The quarterback position isn’t the only favorable one for Bevell’s rushing offense. The OC should be thrilled to have offensive linemen Taylor Decker, Frank Ragnow, Graham Glasgow, and Ricky Wagner at his disposal. The four averaged a Pro Football Focus grade of 68.2 in ’18, which would put them in the above average category.

Bevell’s fingerprints are already all over the Lions’ offensive line. He’s moving Ragnow, their 2017 first-round pick, to center — his natural position. This move should allow Glasgow to kick out to a more comfortable guard position. The culmination of these moves and four previously mentioned players is a fleet-footed, run-mauling group that should do their best work in a zone blocking scheme.

In addition to their offensive line, the Lions have gifted him the tight ends and full backs to help his scheme blossom. No. 8 overall pick T.J. Hockenson is one of the most complete blockers at tight end to ever enter an NFL Draft. Free agency addition Jesse James is a versatile chess piece at tight end that will bring hard-nosed blocking to the table. 2018 seventh-round pick and full back Nick Bawden proved his worth as a blocker and showed flashes similar to Patriots’ Mike Develin in his rookie year.

Detroit Lions Kerryon Johnson

But, his scheme won’t work without talent at running back. But he won’t be lacking that in Detroit. Expect him to reap the benefits of coaching a gazelle, a bowling ball, and a do-it-all in ’19 — specifically, Kerryon Johnson, C.J. Anderson, and Zach Zenner. The trio, despite the silly nicknames given to them by yours truly, should be taken seriously.

Kerryon Johnson, AKA the “gazelle” should be the lead back in Detroit. He’s an ideal ball-carrier in a zone running scheme as he boasts good speed (4.54 40-time), elusiveness, and power to make an impact. Per Pro Football Focus, Johnson picked up 3.32 yards after contact in his rookie season. But what stands out most, is his fluidity and patience in the backfield.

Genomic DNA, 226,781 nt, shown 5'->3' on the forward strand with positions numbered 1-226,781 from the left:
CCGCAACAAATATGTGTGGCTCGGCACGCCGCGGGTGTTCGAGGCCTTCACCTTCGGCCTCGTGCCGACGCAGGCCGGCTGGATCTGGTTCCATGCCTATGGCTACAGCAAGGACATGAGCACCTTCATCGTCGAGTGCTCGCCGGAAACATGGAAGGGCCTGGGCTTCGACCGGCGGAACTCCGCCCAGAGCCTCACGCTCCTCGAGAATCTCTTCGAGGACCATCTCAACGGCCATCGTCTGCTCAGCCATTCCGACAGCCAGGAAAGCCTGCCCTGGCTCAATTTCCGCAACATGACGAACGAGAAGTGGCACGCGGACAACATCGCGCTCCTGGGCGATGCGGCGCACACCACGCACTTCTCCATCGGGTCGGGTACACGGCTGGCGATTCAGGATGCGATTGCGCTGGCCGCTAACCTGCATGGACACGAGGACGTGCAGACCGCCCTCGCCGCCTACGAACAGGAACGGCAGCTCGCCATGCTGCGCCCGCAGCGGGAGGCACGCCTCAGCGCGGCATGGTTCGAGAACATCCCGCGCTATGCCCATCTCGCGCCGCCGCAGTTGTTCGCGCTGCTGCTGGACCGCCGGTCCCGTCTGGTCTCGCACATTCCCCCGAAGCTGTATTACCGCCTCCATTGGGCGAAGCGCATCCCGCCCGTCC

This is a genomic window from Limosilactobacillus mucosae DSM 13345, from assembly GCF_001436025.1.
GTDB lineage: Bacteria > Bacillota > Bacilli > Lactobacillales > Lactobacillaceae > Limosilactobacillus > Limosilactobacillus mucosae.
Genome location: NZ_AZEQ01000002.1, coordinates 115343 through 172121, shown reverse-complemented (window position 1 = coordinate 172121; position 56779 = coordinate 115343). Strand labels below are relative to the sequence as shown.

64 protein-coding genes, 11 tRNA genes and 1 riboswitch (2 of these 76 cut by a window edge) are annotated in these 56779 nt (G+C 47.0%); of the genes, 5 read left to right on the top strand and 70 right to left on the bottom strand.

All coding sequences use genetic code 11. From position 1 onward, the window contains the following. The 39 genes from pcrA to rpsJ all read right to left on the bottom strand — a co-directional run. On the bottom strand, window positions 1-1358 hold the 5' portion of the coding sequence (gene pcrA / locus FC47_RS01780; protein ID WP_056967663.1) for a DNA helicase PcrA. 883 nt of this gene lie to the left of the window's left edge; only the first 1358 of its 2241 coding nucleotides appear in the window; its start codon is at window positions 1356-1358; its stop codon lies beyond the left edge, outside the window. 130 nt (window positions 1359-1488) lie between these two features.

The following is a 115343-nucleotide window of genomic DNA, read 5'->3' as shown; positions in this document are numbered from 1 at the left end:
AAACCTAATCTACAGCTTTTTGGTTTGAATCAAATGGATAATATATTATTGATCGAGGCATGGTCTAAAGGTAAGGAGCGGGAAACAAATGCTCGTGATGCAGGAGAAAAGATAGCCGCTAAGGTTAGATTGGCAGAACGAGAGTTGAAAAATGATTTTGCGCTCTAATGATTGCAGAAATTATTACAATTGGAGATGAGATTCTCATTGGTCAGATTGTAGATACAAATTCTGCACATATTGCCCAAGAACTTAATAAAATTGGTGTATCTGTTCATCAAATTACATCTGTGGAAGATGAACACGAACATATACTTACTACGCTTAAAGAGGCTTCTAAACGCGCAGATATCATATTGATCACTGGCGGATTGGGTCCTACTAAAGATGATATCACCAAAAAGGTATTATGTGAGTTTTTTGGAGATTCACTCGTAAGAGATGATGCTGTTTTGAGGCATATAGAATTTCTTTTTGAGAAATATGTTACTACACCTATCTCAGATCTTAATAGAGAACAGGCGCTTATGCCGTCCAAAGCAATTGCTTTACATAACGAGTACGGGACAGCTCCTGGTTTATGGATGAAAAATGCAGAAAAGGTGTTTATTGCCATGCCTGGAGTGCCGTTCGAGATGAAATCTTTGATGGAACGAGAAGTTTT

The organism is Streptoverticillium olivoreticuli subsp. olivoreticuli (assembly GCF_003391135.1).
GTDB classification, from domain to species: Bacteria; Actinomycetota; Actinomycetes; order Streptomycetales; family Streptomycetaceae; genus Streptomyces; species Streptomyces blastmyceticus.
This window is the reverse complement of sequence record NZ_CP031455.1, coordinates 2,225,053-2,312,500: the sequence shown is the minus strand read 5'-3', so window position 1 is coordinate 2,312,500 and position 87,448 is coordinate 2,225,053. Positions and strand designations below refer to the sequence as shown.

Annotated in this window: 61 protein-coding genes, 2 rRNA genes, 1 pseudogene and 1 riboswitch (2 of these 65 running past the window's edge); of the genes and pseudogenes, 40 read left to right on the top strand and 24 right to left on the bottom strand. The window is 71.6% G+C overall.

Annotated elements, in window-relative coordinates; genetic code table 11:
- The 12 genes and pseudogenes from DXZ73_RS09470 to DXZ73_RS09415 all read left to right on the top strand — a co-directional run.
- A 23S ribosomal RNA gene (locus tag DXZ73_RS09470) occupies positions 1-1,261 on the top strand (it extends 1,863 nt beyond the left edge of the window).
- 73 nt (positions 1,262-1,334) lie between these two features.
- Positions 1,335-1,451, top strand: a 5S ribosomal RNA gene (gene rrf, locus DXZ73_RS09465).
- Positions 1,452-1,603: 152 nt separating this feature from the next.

Johnson’s Le’Veon Bell-esque running style led to immediate success in Detroit. As a rookie, the back led the team in rushing yards with 641 yards and in yards per carry with 5.6, he also came in second in touchdowns with three. But the Auburn product isn’t the only notable name in Detroit’s backfield. After an outstanding series of playoff performances, C.J. Anderson joins the team and is expected to get significant touches.

Anderson is famously best described as a bowling ball. For the Los Angeles Rams in the 2019 NFL playoffs, the 5-foot-8, 225-pound back gave the team the power-rushing they desperately needed after Todd Gurley’s injury. In his five appearances with the Rams, Anderson tallied 488 yards and three touchdowns on a 5.5 YPC average.

Anderson will likely be the relief back for Johnson in Detroit, but the depth doesn’t end there. Former UDFA South Dakota State star Zach Zenner has come into his own as a do-it-all back since his 2015 arrival in the motor city. He ended the ’19 season on a good note, impressing in all facets of the game. In just eight games, the back received 62 touches and turned it into 321 yards and three touchdowns.

The Lions do have some other intriguing pieces in the backfield, including pass-catcher Theo Riddick and rookie Ty Johnson. But, for the most part, you can expect Bevell to use the previously mentioned trio in his rush attack. If you account for Bevell’s prior success and the Lions’ roster-build, the three should all have productive seasons in Detroit next year.